I found this book to be a bit of a downer. It drew the curtain back exposing the futility of our fleeting lives and made me sad. I did learn a lot about the Vietnam war and something about the human condition.
On another note, Bronson Pinchot is one of the best narrators I have ever heard. I love the books he reads. He did a wonderful job with the performance here - a performance that required a ton of different dialects and emotions .
This is a wonderful novel about a servent class waiter that remarkably wins a quiz show like "who wants to be a millionaire". Nobody can understand how this uneducated guy could answer all the questions necessary to win the grand prize!
At the beginning of the story the hero has been arrested and is being accused of cheating - the question is how. The story evolves into the hero's explanation of how he knew each answer one by one.
What results is a collection of short stories that entertain, amaze and sometimes evoke tremendous feeling and sentiment. The stories seem to share the theme of tenderness and innocence colliding with harshness and ugliness. Nevertheless, the story is philosophically upbeat and hopefull. The short stories wove together and complemented each other leading to a good ending.
I never saw the movie but I am so glad that I stumbled upon this book. It was inspiring. I will read more by this author.
Much like the show. His tongue in cheek opinions that represent a FOX news pundit on steroids are so laughable that even conservatives will find it amusing. In this installment he covers everything from jobs and the economy to Obamacare. The strongest bits were at the beginning but then wavered towards the end of the book. His set on food towards the end was so forgettable that I can't even remember it and I finished this book just the other day. I would have given this book higher ratings if it was longer and if the material was more timeless. This was a short book and is already a little dated.
I am a fan of horror fiction. Not the slasher stuff or anything too corporeal but rather all things paranormal. The last 10 years have seen an explosion of the horror genre and the “paranormal twist” has been applied to almost every genre – its paranormal meets romance, paranormal meets detective mystery, and don’t get me started about zombies. Don’t get me wrong, I love the selection but sometimes I just crave the unadorned, back-to-the-basics ghost story. That is why when I came across Peter Straub’s “Ghost Story,” the unadorned title sold me.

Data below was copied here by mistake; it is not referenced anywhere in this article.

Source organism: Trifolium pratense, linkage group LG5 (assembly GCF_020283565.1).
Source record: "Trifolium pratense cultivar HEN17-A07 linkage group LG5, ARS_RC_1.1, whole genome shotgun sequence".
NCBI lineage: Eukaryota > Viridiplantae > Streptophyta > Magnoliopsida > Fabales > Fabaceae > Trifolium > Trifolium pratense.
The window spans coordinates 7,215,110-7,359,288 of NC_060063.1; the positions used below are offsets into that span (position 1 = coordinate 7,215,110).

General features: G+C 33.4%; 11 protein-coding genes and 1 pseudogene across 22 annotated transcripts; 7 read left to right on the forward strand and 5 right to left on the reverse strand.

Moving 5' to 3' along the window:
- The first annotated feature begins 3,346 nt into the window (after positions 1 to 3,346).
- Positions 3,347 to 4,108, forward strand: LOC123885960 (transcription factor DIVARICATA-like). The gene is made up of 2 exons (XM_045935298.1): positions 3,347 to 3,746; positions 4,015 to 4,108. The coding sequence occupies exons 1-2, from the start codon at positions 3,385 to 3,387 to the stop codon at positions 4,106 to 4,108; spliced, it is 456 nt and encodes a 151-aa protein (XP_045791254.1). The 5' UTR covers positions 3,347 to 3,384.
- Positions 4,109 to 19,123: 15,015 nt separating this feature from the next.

“Ghost Story” is long, the characters are numerous, and it takes a while to get used to Straub’s shifting perspective, but those that stick with this book will enjoy what they find. This is a well written novel with a tight plot that is very good at setting a gloomy tone with tension that slowly builds. The mystery is slowly revealed and compelling. One particular aspect of this novel that I found unique was that the paranormal entities were multidimensional and had character with motivations that made sense. I am happy I found this novel, and I would put it on my list of “must reads” for the genre.
One other thing worth mentioning here is that the narration is excellent, and really helped with the shifting perspective and with keeping track of characters.
This is the first of the Jack Reacher novels and it was the first one that I had ever read. I had heard about the series before and so went into this book with high hopes. I must say that on one hand I was not disappointed. The plot moves along very briskly and the action is compelling. The plot twists enough to never be boring. Overall it was an above average piece of genre fiction.
The story opens when the hero, Jack Reacher, a retired Army MP is arrested for murder in a small Georgia town full of corrupt politicians and police. It isn’t long before our hero is drawn into the search for the real killers and in the process must take down a crime ring that is on an international level! Sounds great right? Why then don’t I give this novel highest marks? Well here are a few things that I found funny or annoying.
1. Jack is a man’s man. Think Rambo mixed with James bond. He is hyper violent but smooth with the ladies. His violence is always justified in his eyes and he is never remorseful even when he is gouging out the eyes of hired thugs. 10 to one odds? Sure that is easy for Jack Reacher. The violence in this story is over the top and nobody ever seems to hold Jack accountable or even be interested in his murdering disposition.
2. There are twists and turns in this story but you’ll see them coming well before the characters who sometimes get woefully behind the reader in their understanding. After a good climatic scene the end somewhat rolls to a halt and loose ends are swept under the rug conveniently and unrealistically.